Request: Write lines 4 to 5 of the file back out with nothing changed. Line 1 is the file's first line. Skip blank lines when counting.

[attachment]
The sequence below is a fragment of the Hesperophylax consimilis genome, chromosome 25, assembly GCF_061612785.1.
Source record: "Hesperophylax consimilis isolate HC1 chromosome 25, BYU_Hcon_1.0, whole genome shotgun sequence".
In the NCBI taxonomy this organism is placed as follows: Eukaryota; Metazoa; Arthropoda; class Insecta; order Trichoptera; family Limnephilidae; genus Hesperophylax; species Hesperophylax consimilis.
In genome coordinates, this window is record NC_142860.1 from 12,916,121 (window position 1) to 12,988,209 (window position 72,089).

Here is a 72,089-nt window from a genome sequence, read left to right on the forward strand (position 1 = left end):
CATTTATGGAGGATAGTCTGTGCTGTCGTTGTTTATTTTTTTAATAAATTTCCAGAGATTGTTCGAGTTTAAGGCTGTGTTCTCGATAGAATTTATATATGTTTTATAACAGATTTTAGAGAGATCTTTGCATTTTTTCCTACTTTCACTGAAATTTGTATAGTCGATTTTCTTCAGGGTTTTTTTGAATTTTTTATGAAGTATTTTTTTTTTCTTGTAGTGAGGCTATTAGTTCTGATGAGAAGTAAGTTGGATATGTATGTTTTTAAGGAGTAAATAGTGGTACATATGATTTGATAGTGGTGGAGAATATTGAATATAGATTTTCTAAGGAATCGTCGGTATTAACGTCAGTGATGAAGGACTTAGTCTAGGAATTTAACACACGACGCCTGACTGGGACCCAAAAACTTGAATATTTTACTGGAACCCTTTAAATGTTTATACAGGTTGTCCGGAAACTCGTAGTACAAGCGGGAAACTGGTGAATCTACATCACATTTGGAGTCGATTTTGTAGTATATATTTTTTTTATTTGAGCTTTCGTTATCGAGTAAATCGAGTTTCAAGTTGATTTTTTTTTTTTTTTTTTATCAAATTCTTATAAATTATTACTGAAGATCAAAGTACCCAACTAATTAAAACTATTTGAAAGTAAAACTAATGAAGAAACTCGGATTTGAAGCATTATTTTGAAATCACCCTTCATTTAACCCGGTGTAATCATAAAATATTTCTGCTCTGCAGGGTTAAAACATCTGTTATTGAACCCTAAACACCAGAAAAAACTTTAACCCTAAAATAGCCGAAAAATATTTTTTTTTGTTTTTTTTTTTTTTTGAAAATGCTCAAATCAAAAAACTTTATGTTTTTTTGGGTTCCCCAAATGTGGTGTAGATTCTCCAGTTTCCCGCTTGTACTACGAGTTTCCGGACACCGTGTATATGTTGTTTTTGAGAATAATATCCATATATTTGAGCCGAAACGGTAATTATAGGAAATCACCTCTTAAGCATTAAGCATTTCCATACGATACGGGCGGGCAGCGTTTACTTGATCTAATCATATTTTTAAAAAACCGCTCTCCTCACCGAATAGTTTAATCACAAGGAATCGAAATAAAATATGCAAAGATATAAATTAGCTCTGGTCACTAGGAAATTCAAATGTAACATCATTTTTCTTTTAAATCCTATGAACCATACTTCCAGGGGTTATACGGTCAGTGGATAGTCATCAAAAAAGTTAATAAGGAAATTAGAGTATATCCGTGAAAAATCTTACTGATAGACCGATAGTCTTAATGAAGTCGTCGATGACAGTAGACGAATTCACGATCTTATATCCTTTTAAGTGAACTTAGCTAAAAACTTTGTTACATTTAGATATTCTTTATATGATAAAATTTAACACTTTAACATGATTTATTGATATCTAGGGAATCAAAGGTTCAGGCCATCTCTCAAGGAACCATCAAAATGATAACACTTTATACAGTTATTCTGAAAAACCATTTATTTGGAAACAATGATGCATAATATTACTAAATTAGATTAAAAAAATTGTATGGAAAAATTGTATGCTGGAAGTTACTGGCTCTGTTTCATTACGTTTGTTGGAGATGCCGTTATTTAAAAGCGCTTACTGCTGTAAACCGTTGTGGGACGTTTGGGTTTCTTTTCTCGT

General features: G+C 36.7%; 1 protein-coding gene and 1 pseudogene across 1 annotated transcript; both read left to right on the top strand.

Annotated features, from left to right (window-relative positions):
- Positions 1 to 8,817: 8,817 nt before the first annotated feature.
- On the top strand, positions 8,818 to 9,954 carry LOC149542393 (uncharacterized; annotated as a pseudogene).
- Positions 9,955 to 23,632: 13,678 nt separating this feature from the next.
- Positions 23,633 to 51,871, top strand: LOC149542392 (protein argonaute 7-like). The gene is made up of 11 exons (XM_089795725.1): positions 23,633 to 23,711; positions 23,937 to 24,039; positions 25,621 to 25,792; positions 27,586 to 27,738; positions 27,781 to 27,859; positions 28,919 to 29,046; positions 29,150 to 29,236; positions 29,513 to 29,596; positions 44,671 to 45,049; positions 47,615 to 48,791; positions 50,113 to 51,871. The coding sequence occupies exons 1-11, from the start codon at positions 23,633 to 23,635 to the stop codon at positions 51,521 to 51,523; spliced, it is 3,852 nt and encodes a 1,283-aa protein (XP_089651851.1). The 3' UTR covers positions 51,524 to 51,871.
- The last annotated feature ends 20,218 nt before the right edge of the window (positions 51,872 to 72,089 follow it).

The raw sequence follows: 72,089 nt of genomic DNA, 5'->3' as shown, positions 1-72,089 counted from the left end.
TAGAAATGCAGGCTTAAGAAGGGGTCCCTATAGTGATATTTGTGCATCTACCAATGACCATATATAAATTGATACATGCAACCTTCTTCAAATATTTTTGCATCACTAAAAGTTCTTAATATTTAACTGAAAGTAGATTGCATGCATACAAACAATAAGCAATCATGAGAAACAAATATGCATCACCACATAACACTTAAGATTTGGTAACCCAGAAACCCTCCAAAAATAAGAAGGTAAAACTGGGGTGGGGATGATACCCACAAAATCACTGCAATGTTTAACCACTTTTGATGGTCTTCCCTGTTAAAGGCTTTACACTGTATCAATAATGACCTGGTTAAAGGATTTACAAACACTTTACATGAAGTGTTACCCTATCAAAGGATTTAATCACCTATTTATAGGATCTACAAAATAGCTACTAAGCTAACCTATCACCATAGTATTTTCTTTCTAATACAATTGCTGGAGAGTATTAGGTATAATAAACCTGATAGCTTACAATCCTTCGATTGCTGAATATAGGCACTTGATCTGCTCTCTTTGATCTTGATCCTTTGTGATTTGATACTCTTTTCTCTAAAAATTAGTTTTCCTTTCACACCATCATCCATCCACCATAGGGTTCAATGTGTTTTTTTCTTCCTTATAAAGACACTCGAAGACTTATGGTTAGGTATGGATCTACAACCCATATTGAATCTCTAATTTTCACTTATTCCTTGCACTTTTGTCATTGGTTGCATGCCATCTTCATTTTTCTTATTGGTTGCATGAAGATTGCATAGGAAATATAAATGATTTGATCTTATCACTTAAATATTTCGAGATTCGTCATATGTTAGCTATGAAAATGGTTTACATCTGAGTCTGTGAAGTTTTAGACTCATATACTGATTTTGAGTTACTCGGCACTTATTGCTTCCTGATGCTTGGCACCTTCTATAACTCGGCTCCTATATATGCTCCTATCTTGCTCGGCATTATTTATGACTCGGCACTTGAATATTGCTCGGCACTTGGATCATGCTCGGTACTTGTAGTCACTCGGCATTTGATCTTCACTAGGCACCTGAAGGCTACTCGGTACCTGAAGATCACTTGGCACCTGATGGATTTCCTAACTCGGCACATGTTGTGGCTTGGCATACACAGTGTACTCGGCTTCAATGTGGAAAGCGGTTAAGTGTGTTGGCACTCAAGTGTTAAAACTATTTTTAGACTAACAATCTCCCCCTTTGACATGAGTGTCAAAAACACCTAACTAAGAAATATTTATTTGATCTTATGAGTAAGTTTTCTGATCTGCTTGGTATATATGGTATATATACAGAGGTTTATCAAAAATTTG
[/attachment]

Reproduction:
In genome coordinates, this window is record NC_142860.1 from 12,916,121 (window position 1) to 12,988,209 (window position 72,089).

Here is a 72,089-nt window from a genome sequence, read left to right on the forward strand (position 1 = left end):